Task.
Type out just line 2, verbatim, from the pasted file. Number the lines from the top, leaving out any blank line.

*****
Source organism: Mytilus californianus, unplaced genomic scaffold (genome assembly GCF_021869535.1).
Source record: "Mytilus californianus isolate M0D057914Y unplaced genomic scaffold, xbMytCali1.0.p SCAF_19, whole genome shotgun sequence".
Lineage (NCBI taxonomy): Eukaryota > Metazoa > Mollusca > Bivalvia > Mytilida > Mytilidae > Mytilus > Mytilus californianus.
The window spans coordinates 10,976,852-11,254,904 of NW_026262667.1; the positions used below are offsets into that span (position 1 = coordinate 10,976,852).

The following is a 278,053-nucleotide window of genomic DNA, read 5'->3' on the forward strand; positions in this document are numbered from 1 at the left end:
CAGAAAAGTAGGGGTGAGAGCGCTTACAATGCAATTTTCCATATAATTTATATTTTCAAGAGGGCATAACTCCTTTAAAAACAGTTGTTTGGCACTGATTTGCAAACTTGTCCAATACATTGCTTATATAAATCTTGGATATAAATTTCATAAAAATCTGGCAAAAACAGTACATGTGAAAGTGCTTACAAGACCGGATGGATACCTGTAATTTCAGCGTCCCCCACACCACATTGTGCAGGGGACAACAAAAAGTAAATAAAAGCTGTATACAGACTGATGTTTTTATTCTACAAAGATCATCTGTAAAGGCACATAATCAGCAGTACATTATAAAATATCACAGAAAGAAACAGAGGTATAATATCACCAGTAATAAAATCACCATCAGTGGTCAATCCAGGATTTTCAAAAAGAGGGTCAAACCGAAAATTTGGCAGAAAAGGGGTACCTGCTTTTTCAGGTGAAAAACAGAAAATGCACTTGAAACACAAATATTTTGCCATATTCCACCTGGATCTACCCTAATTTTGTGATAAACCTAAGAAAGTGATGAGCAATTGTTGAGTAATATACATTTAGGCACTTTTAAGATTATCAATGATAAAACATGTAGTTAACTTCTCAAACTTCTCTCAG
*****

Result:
Source record: "Mytilus californianus isolate M0D057914Y unplaced genomic scaffold, xbMytCali1.0.p SCAF_19, whole genome shotgun sequence".